The National Collegiate Athletic Association asked the U.S. Supreme Court last week to rule that it is not subject to federal antidiscrimination laws such as Title IX simply because it is made up of educational institutions that receive federal funds.
Underlying the arguments in National Collegiate Athletic Association v. Smith (Case No. 98-84) was an understanding by all parties that the sports governing body was not a typical dues-supported educational association. The NCAA has been vested by its member colleges and universities with broad powers to set and enforce eligibility rules for student participation in intercollegiate athletics.
“Because [the NCAA] has been ceded effective control over eligibility determinations for intercollegiate athletics, it is the entity most responsible for any discrimination that enters into those determinations,” says a friend-of-the-court brief filed by the Clinton administration in support of Renee M. Smith. A former college volleyball player, Ms. Smith sued the association when she was denied a waiver that would have allowed her to play intercollegiate volleyball at two universities where she was a graduate student.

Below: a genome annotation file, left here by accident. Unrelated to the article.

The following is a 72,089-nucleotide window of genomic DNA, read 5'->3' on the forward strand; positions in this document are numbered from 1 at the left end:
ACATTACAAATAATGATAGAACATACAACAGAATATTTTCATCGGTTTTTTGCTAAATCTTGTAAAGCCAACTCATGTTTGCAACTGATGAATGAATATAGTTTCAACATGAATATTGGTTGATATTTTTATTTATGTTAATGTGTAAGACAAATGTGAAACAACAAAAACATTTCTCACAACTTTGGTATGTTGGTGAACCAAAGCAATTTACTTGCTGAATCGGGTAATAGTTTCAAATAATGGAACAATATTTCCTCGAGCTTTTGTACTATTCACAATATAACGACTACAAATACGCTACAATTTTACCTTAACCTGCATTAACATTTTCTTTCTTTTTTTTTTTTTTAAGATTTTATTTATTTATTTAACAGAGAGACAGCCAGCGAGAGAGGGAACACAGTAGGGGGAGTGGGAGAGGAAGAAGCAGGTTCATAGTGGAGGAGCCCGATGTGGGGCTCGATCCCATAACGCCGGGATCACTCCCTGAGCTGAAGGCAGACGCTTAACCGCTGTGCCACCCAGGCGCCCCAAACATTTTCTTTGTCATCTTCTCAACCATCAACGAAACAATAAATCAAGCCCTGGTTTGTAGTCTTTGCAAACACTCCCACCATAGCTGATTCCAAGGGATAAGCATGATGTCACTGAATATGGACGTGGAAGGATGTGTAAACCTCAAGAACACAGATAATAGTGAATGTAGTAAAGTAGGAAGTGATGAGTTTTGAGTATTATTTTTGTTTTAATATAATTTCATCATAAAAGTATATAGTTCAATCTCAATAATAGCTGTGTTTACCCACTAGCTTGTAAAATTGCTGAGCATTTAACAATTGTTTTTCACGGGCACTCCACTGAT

Ms. Smith played on the volleyball team at St. Bonaventure University for two years in the early 1990s before receiving her bachelor’s degree in just 2« years. When she became a graduate student, she sought to use her two remaining years of athletic eligibility to play on their volleyball teams.
Follow the Money?
The NCAA normally prohibits student athletes from competing at institutions other than their undergraduate colleges or universities. But Ms. Smith alleged in a lawsuit that the governing body grants a disproportionate number of waivers to that rule to men. She sued the NCAA under Title IX of the Education Amendments of 1972, which prohibits discrimination based on gender in educational programs receiving federal money.
A federal district court dismissed the suit, ruling that the case failed to allege a violation of Title IX because Ms. Smith did not suggest that the NCAA is a recipient of federal aid. Ms. Smith then sought to amend her lawsuit when she learned that the association has an affiliated program, the National Youth Sports Program, that directly receives federal money to operate summer programs on college campuses for high school athletes. But the district court denied her permission to amend the suit.
The U.S. Court of Appeals for the 3rd Circuit, based in Philadelphia, reversed the district court, ruling that Ms. Smith should have been allowed to amend her suit. The fact that the NCAA receives dues from member institutions that receive federal funds, the court also ruled, “would be sufficient to bring [the association] within the scope of Title IX.”
The NCAA appealed to the Supreme Court, arguing that it is at most an indirect beneficiary of federal financial assistance and thus is not covered by Title IX.